Maj. Gen. James Earl Rudder returns to his beloved Tarleton

STEPHENVILLE (October 19, 2017) — James Earl Rudder returned to his beloved Tarleton this afternoon when the university unveiled a life-size bronze of the Army major general and American hero who later became president of Texas A&M University and chancellor of The Texas A&M University System.

Rudder started at Tarleton in 1927 (then a two-year college), where he captained the championship football team, became a ROTC lieutenant and majored in civil engineering before moving to Texas A&M to complete his bachelor’s degree. He returned to Tarleton in 1938, serving as teacher, head football coach and athletic director before entering active military duty in 1941.

The public unveiling of Rudder’s statue—the grand finale of Tarleton’s centennial celebration as founding member of the A&M System—took place following the fall Board of Regents meeting on the Stephenville campus. In concert with the ceremony, Vanderbilt Street on the university campus officially became Rudder Way.

Rudder rose to fame during World War II as commander of the historic assault up the cliffs of Pointe du Hoc—part of the Normandy D-Day Invasion—and is remembered as Texas A&M’s innovative president who transformed a regional all-male military school into the renowned university of today. The school became co-ed and integrated, and he championed its research function. Rudder died in 1970 as chancellor of the A&M System, having spent his final day on the Tarleton campus.

“The general is truly a great American hero and a visionary of higher education,” said A&M System Chancellor John Sharp. “Bringing him back to his beloved Tarleton is the right thing to do. His adult life and career began and ended on the Tarleton campus. This is the place he wanted to be.”

From left, Mike Tabor; Dr. F. Dominic Dottavio; Maj. Gen. James Earl Rudder’s daughters, Anne Erdman and Linda Williams, and son, Bud Rudder; Regent Anthony “Tony” Buzbee; and A&M University System Chancellor John Sharp celebrate the newly unveiled statue that serves as the centerpiece of Rudder Way.

In addition to Sharp and the A&M System Regents, more than two dozen members of the Rudder family attended the unveiling.

“Maj. Gen. Rudder forever will be remembered as a man who exemplified Tarleton’s core values,” said President F. Dominic Dottavio. “A monument to honor this distinguished alumnus, heroic soldier and forward-thinking leader is truly fitting as we wrap up our centennial celebration.”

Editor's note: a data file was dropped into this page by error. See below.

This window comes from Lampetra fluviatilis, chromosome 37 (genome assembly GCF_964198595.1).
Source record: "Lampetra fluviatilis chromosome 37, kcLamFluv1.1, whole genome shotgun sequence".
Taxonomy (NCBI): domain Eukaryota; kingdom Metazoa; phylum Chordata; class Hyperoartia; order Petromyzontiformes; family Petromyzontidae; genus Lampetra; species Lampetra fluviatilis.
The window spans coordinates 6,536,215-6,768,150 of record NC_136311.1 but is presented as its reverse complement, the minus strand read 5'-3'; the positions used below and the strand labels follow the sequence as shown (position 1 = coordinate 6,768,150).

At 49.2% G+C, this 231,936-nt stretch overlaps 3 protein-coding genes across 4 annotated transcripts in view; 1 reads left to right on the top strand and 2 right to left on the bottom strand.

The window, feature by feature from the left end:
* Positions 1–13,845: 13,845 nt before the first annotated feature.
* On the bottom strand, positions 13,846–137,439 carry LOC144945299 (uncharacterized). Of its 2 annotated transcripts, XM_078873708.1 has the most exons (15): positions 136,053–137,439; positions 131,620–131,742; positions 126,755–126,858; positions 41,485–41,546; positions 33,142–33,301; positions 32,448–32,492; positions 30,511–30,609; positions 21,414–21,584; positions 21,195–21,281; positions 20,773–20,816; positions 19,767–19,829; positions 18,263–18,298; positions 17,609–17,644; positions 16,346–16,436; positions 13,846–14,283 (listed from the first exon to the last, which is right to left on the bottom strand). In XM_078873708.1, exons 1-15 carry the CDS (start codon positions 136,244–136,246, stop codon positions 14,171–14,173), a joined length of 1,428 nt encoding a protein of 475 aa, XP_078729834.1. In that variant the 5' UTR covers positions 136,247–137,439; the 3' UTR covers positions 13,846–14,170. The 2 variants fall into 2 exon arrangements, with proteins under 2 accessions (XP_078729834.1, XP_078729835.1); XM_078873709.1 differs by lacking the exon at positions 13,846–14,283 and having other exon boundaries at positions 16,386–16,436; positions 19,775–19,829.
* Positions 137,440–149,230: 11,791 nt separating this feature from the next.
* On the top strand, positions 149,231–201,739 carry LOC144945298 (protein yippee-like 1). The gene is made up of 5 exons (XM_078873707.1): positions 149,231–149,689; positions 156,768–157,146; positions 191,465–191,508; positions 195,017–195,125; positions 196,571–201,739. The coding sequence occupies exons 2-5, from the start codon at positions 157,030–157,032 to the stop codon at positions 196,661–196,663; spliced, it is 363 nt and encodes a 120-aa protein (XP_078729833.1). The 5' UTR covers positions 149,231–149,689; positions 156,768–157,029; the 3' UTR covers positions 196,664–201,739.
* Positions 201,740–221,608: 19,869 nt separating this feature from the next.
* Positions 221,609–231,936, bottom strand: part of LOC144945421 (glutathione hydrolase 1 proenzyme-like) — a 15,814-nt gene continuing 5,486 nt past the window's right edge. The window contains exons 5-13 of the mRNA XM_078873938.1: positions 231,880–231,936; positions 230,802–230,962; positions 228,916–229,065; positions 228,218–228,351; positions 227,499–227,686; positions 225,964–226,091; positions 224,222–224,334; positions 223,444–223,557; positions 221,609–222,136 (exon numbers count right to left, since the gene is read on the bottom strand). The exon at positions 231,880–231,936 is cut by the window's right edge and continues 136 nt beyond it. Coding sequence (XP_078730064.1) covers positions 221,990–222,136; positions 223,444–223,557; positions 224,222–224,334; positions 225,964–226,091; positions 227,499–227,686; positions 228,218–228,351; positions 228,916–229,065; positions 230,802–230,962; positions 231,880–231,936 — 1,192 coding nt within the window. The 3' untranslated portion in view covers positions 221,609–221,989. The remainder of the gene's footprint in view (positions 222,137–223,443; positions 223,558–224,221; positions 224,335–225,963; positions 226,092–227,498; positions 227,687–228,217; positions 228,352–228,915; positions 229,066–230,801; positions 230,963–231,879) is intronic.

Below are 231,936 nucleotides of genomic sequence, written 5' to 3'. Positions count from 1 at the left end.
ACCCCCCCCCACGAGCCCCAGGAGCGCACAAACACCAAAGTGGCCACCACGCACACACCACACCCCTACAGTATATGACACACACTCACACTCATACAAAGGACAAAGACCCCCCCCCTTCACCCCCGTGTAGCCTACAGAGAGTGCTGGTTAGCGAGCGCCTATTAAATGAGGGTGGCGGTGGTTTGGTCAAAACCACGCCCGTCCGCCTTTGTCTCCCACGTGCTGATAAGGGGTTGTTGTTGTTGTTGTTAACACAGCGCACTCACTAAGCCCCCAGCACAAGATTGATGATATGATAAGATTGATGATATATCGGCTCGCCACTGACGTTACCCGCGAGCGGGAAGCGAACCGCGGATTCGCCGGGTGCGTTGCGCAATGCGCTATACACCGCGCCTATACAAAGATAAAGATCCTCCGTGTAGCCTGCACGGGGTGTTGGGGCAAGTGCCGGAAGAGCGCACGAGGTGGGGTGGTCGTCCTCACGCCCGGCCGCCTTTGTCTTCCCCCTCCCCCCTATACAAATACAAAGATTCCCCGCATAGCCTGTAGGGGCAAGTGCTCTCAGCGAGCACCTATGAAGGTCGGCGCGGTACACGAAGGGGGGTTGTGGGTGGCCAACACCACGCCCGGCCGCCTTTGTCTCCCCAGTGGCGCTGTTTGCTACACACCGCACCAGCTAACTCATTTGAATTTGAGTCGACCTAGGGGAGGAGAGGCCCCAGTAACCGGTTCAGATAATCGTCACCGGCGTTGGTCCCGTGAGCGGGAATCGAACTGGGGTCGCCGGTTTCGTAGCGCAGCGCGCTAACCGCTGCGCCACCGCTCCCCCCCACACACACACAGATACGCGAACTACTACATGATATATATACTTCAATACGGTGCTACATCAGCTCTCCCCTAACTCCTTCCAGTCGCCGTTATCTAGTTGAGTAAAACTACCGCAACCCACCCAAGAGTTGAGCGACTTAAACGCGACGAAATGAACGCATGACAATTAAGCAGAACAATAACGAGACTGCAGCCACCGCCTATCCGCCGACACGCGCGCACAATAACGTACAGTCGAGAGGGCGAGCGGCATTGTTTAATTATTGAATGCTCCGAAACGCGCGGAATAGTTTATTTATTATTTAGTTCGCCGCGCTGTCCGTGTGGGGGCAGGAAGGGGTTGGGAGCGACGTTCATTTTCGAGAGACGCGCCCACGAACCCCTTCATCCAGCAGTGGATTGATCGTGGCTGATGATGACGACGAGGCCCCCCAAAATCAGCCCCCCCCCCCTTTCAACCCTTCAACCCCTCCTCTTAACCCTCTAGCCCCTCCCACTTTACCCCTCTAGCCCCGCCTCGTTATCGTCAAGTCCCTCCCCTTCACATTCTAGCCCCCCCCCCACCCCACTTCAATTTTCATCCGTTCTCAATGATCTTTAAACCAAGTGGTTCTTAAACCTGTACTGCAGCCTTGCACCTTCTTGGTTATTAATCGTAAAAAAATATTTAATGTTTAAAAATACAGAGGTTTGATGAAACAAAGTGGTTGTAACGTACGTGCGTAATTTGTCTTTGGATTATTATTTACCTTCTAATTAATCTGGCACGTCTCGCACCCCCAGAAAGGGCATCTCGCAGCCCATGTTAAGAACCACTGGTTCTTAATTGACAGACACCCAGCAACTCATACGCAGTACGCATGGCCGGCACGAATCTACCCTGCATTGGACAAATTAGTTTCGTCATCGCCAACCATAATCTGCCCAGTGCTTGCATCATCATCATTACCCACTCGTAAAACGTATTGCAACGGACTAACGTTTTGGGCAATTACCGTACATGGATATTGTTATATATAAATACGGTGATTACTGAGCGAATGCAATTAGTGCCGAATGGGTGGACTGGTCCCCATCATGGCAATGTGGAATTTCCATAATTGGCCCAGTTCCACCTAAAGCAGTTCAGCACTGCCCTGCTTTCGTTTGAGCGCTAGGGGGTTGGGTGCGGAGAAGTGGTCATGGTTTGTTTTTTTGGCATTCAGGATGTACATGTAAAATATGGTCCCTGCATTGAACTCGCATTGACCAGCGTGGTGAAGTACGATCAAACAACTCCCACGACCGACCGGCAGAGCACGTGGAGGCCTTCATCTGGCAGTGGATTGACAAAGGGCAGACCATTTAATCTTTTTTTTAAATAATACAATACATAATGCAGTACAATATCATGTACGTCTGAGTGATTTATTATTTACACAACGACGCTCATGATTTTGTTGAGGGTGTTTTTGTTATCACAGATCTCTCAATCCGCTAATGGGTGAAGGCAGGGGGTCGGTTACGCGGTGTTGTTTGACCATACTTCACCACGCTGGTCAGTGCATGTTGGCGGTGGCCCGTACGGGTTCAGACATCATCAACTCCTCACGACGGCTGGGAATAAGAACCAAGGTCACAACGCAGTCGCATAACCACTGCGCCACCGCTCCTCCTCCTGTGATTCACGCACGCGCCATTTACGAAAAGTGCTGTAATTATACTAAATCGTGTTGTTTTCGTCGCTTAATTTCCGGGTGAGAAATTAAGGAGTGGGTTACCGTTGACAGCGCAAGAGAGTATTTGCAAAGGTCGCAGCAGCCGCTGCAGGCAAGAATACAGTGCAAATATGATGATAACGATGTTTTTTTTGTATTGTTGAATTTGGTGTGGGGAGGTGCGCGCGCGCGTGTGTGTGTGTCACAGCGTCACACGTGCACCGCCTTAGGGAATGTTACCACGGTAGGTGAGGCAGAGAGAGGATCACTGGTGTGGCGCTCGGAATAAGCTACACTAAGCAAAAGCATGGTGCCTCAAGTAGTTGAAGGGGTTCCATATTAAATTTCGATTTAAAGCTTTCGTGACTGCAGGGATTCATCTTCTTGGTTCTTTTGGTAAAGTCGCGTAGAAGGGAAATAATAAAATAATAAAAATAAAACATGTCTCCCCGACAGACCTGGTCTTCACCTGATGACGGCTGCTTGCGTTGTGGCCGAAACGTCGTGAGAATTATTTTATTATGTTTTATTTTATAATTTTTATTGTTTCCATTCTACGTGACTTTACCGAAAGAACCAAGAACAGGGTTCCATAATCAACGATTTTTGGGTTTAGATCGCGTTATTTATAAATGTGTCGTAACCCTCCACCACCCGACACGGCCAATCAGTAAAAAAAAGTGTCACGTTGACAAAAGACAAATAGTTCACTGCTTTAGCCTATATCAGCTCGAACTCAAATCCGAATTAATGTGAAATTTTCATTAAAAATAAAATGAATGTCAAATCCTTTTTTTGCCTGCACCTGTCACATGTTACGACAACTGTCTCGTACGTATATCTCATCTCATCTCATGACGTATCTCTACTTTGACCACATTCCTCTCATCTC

Tarleton Distinguished Alumnus Mike Tabor created the Rudder statue, and Regent Anthony “Tony” Buzbee funded it.

As a member of the A&M Board of Regents, Buzbee had passed Rudder’s statue on the campus of Texas A&M in College Station hundreds of times and thought it made perfect sense for Tarleton to have one, too. Like Rudder, Buzbee is a Texas Aggie. He earned his bachelor’s degree in psychology from Texas A&M and a law degree summa cum laude from the University of Houston Law School.

“I deeply admire the men and women who bravely served and fought in World War II,” Buzbee said. “My grandfather was part of the D-Day Invasion at Normandy. It is a great honor to invest in Tarleton State University and the legacy of Earl Rudder as a true hero of The Texas A&M University System.”

Tabor graduated from Tarleton in 1978 with a bachelor’s degree in art. One of America’s most respected Western Expressionist painters and an accomplished sculptor, his multiple-media portfolio includes the national renowned life-size bronze of Team Hoyt, the father-son duo best known for their 32-year participation in the Boston Marathon.

Tabor started work on the Rudder bronze at year’s end 2015, taking eight months to create a statue that portrays the military hero as a true American soldier and leader.

“My goal was to honor a fellow Tarleton alumnus with something meaningful for others to look at,” he said, “and to inspire them to live the Rudder Way.”

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